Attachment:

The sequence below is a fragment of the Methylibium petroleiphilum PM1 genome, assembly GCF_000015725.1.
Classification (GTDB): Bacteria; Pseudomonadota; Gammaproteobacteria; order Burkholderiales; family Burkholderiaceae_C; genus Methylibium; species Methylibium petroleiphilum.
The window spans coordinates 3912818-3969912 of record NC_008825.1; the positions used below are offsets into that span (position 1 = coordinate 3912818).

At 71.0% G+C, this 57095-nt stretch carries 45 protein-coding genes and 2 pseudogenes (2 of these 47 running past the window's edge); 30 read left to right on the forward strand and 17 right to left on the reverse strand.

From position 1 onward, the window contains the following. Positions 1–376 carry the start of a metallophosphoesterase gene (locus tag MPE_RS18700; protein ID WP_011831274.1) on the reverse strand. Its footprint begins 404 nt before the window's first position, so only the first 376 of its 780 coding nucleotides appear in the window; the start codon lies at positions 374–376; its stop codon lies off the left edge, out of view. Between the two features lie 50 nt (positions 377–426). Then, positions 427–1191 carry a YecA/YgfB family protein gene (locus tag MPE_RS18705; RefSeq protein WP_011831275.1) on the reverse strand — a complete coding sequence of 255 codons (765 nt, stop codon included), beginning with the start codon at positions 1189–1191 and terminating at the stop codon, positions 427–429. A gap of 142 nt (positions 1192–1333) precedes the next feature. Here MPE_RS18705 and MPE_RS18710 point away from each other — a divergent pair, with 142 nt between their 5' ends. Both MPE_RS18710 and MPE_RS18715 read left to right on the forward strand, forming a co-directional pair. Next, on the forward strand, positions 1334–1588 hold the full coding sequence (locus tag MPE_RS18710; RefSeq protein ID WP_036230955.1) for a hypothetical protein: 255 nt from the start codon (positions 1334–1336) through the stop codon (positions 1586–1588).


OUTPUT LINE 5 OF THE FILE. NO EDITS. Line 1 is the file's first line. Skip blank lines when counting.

From position 1 onward, the window contains the following. Positions 1–376 carry the start of a metallophosphoesterase gene (locus tag MPE_RS18700; protein ID WP_011831274.1) on the reverse strand. Its footprint begins 404 nt before the window's first position, so only the first 376 of its 780 coding nucleotides appear in the window; the start codon lies at positions 374–376; its stop codon lies off the left edge, out of view. Between the two features lie 50 nt (positions 377–426). Then, positions 427–1191 carry a YecA/YgfB family protein gene (locus tag MPE_RS18705; RefSeq protein WP_011831275.1) on the reverse strand — a complete coding sequence of 255 codons (765 nt, stop codon included), beginning with the start codon at positions 1189–1191 and terminating at the stop codon, positions 427–429. A gap of 142 nt (positions 1192–1333) precedes the next feature. Here MPE_RS18705 and MPE_RS18710 point away from each other — a divergent pair, with 142 nt between their 5' ends. Both MPE_RS18710 and MPE_RS18715 read left to right on the forward strand, forming a co-directional pair. Next, on the forward strand, positions 1334–1588 hold the full coding sequence (locus tag MPE_RS18710; RefSeq protein ID WP_036230955.1) for a hypothetical protein: 255 nt from the start codon (positions 1334–1336) through the stop codon (positions 1586–1588).